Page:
When he started his adoption journey a decade ago, Benjamin Carpenter was the youngest gay adopter ever in his municipality. Now, the 31-year-old single dad has four kids and is considering adopting a fifth.
The organization First4Adoption named Benjamin Adopter Champion of the Year during the UK's National Adoption Week late last year. The award catalyzed a flurry of attention on Carpenter and his family, prompting him to assign pseudonyms to each of his kids.
Each of them has special needs: 8-year-old Jack is autistic and has autism-related OCD. Ruby, 5, has Pierre Robin syndrome, a visual impairment, scoliosis and limited use of her arms as a result of missing radius bones. Lily, Ruby’s 3-year-old biological half sister, is deaf and uses British Sign Language (BSL) to communicate. Newly adopted 1-year-old Joseph has Down syndrome and uses a colostomy bag.
Benjamin approaches each child's needs as just part of who they are, not their defining characteristic.
"All my children have the, 'I have a disability. So what?' attitude," he says. They enjoy what he feels is a normal family life on the Huddersfield, United Kingdom, farm they share with resident rabbits, chickens, geese, ducks and peacocks.
"As of yesterday, the weather was lovely. They were playing in the garden from morning 'till night," he says. "Our life is so complete. They're complete with me and I'm complete with them, really," he says. While he fields the question “How do you manage?" quite often, Benjamin says it’s just what he’s meant to do — and so far, the kids have been relatively easy.
"I've been very lucky. I may get it when they become teenagers. Obviously they will have their own demons when they get older with their adoption."
He receives an adoption allowance from Social Services for each of the children since they have special needs, allowing him to stay at home full-time aside from teaching BSL in schools.
All the kids are learning to communicate with Ruby. Benjamin is teaching them Makaton, a simplified form of sign language, in lieu of BSL. Ruby’s difficulty moving her arms prevent her from forming the signs, so the sisters have learned to communicate in other ways.
"They do it through facial gestures and body language. It's quite fascinating to see, really, when they're together," Benjamin says.
In fact, Ruby has learned to do many things independently without the use of her arms. Whatever the challenge, Benjamin resists the urge to do it for her, instead talking her through doing it on her own.
"She's learned to adapt, so she'll use her legs or she'll use her mouth or chin to do it," he says.
The kids share a collective dream of making their way to Orlando, Florida and visiting Disney World.
“They want to do all the white knuckle rides when they’re older — and I can see them doing it, especially my son," Benjamin says.
Joseph’s adoption was finalized earlier this year. Benjamin is already talking about adopting a fifth child. But first, Joseph will undergo surgery to reverse his colostomy.
Joseph was given up for adoption by the parents when they learned he had Down syndrome rather than being taken out of their custody by the state as is the case with most foster kids. As a result, until the adoption was finalized, the parents retained nearly full parental rights.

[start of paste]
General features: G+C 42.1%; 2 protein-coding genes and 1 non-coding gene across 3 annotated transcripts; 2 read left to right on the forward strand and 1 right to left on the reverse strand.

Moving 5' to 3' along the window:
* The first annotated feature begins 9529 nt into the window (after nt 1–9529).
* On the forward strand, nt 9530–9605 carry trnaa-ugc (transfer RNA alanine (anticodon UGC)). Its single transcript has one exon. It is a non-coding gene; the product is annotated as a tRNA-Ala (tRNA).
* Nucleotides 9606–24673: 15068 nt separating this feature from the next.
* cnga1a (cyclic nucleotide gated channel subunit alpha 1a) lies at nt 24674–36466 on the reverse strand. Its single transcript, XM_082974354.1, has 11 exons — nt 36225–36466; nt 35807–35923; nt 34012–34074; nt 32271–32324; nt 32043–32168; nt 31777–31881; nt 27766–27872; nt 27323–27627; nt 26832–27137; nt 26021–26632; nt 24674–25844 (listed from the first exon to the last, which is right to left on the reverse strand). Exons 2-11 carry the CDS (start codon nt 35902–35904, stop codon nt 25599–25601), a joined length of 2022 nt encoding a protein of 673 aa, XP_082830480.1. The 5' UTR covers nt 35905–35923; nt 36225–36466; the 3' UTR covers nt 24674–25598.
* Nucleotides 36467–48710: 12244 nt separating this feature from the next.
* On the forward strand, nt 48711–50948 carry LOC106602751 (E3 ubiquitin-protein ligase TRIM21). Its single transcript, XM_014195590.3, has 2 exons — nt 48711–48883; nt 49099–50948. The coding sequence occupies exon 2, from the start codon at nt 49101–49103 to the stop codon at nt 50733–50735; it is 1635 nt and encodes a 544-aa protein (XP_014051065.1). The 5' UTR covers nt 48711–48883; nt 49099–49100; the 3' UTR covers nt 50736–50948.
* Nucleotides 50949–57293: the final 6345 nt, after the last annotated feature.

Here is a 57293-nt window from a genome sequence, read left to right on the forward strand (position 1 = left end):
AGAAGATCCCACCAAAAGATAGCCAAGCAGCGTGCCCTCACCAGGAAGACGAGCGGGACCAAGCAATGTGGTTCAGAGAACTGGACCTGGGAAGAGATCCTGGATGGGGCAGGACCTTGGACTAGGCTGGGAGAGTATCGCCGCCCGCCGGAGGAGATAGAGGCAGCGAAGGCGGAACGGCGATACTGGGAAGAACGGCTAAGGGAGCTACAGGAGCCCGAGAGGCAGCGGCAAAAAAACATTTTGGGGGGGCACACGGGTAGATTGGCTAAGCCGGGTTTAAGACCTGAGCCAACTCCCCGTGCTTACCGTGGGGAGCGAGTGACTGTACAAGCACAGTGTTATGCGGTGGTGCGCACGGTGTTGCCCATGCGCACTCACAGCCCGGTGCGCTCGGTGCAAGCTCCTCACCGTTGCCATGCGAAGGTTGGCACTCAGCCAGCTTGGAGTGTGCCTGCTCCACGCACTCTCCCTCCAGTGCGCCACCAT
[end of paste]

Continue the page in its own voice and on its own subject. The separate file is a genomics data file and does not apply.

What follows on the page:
"They could, if they wanted to, have changed their mind," Benjamin says. Until the final court hearing, Joseph’s birth parents were so involved in his life that Benjamin had to consult about even the smallest decisions that affected Joseph — even taking him in for a haircut.
Since the adoption finalized early this summer, he's breathed a sigh of relief.
"The fact of the matter is, he's now in a loving, stable [home]," he says. "The kids absolutely adore him. Jake is the first to go up to someone and say, 'This is my little brother!'"
Though he began seeking to be an adoptive parent four years prior, Benjamin wasn't matched with a child until 2010.
"I knew what I wanted, really, and it was quite difficult to adopt because I was out to prove myself," he says. Though same-sex adoption seems normal now, at the time, he felt himself under high scrutiny.
All he knew was that his first child, Jake, came from a rough background. Later, Benjamin learned Jake had autism and OCD. Experienced in working with adults who have "complex needs," Benjamin found his calling: Within two years, he was seeking to adopt another child with special needs.
When he's not spending time with his children, Benjamin works to educate other would-be adoptive parents.
“I do so many talks in my local [community] where I am — and when I first start my meeting with these prospective adopters, I ask them, ‘What are you looking for in adoption?’” he says. “Every adopter starts in their heads with what I call the Angelina Jolie or Madonna adoption — where everything is perfect.”
Many children over 4 years old, and those with special needs, struggle to be placed with a family because they do not fit that mold. Benjamin shows them photos of his own children and tells his story — the good and the bad — and tries to dispel the notion of “normal.”
"For me it's about getting people to think outside the box."